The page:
Just as vital as civil rights are the humanitarian efforts of Adventists in the state. Local Adventist churches throughout Alabama have been featured by media outlets for food pantries, prison ministries, orphanages, single mother support groups, welfare societies, and other benevolent programs. There have also been major humanitarian initiatives at the conference level. In one notable instance in early 1964, the South-Central Conference developed mobile medical clinics with trained health workers that visited poverty-stricken areas in Alabama, Mississippi, and Tennessee, giving free health care to the poor. Churches throughout Alabama supported the effort with volunteers and donations, and the ministry greatly expanded, the units aiding victims of hurricanes and tornados throughout the South. One such mobile unit was present in Memphis in March 1968 when King was assassinated and helped to restore order in the chaos that ensued. Humanitarians connected with Oakwood such as Chessie Harris, Mary Inez Booth, and the student-led National Association for the Prevention of Starvation, known as NAPS, have been recognized by local and federal governments for their work.
Seventh-day Adventists have one of the most elaborate governing systems among Christian denominations, and Alabama was no exception. In 1901, the church organized the Alabama Conference to direct its efforts in the state as well as in seven of Florida's northern counties, with a membership of about 300. That same year, the Southern Union Conference was organized to coordinate five contiguous conferences, including the Alabama Conference. In 1932, Mississippi was added to the Alabama Conference to form the Alabama-Mississippi Conference, with just over 2,000 members. From 1944-1946, the Adventist Church formed regional conferences, or black-administered governing units, to direct the church's efforts among blacks, owing to an unwillingness on the part of whites to integrate with blacks. At that point the black membership of Alabama came under the South-Central Conference, where it remains to the present. This race-based conference system mirrored the demographic separation of the local churches in Alabama, as it still does in many respects.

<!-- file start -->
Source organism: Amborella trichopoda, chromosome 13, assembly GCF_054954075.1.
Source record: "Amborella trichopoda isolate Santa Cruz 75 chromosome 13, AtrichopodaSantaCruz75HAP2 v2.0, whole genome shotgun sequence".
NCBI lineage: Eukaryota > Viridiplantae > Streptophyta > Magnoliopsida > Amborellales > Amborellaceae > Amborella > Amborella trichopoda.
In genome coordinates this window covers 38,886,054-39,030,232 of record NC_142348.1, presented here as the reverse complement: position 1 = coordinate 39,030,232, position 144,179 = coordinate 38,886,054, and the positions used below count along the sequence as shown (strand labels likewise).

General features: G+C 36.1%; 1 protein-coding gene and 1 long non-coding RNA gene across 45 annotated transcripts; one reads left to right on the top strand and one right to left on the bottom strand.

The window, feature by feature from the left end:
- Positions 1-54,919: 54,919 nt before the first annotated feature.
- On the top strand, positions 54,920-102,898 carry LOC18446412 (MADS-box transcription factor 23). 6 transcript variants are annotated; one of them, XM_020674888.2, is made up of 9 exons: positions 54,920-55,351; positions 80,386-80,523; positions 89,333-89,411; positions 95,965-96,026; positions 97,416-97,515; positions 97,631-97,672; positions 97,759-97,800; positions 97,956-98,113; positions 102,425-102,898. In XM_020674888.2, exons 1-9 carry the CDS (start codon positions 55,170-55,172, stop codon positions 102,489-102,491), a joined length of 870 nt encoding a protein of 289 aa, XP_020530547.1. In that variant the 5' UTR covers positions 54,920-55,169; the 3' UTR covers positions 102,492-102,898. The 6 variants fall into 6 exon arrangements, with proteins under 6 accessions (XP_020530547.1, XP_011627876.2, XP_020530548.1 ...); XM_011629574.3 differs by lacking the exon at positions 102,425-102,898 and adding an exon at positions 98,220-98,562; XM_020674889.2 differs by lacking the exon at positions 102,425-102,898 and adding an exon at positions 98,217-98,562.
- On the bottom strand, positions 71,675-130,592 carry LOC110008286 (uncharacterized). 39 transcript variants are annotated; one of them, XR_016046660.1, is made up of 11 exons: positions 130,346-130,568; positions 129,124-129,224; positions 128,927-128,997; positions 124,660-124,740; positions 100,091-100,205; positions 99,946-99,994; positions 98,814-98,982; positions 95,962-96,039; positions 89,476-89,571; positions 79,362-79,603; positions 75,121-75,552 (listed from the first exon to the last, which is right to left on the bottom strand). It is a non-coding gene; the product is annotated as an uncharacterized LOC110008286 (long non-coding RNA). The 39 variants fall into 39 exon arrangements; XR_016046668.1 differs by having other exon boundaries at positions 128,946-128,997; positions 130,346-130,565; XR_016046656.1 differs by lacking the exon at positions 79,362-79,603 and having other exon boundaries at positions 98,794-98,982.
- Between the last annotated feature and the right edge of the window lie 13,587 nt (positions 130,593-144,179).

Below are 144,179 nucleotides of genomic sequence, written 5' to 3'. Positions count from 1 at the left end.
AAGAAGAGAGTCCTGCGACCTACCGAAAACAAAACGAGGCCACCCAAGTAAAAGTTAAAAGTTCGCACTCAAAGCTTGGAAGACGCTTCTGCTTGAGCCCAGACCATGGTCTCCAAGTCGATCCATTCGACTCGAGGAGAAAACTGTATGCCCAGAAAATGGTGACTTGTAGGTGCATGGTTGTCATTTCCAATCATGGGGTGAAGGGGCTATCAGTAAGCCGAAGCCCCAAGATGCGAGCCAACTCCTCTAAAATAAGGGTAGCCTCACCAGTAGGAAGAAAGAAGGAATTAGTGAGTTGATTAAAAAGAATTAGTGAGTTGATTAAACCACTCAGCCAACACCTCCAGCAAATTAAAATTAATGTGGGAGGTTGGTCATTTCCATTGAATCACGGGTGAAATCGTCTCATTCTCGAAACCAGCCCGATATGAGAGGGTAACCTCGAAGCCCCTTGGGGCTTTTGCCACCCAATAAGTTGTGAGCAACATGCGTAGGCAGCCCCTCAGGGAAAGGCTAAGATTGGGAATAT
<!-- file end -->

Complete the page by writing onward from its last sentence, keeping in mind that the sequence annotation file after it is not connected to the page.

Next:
In 1975, the headquarters of the Alabama-Mississippi Conference was relocated from Meridian, Mississippi, to Montgomery. Nine years later in 1984 the Alabama-Mississippi Conference was renamed Gulf States Conference—adopting nomenclature that included the Florida counties—with a membership of 6,553. In 2003 the Office for Regional Conference Ministry, the headquarters of the nine regional conferences, opened on the campus of Oakwood University.
Gulf States Conference Headquarters
The majority of Seventh-day Adventists in Alabama reside in the state's major cities. Given to the presence of Oakwood University, the most Adventists in Alabama reside in the Huntsville Metropolitan Statistical Area (which includes Madison, Madison County; Decatur, Morgan County; and Athens, Limestone County), with approximately 8,500 Adventists—not counting Oakwood's student population of roughly 2,000—and more than 20 churches. Greater Birmingham hosts more than 3,000 Adventists, the Montgomery area has around 2,000, and Mobile has approximately 1,000. The church operates primary and secondary schools in Birmingham; Bryant, Jackson County; Clanton, Chilton County; Huntsville; Mobile; Montgomery; Owens Cross Roads, Madison County; and Vestavia Hills, Jefferson County. As of 2018, there were 17,646 Adventists in the Gulf States Conference, and the membership of South-Central Conference was 36,575, with Adventists in Alabama numbering 20,425. The racial demographics of Adventists in Alabama are approximately 63 percent black, 30 percent white, 6 percent Hispanic, and 1 percent Asian.

Additional Resources

Baker, Delbert W., ed. Telling the Story: An Anthology on the Development of the Black SDA Work. Loma Linda, Calif.: Loma Linda University Printing Services, 1996
Hansen, Louis A. From So Small A Dream. Nashville, Tenn.: Southern Publishing Association, 1968.
London, Jr., Samuel G. Seventh-day Adventists and the Civil Rights Movement. Oxford: University Press of Mississippi, 2009.
Warren, Mervyn A. Oakwood! A Vision Splendid Continues, 1896-2010. Collegedale, Tenn.: College Press, 2010.
Published:  March 6, 2019   |   Last updated:  March 6, 2019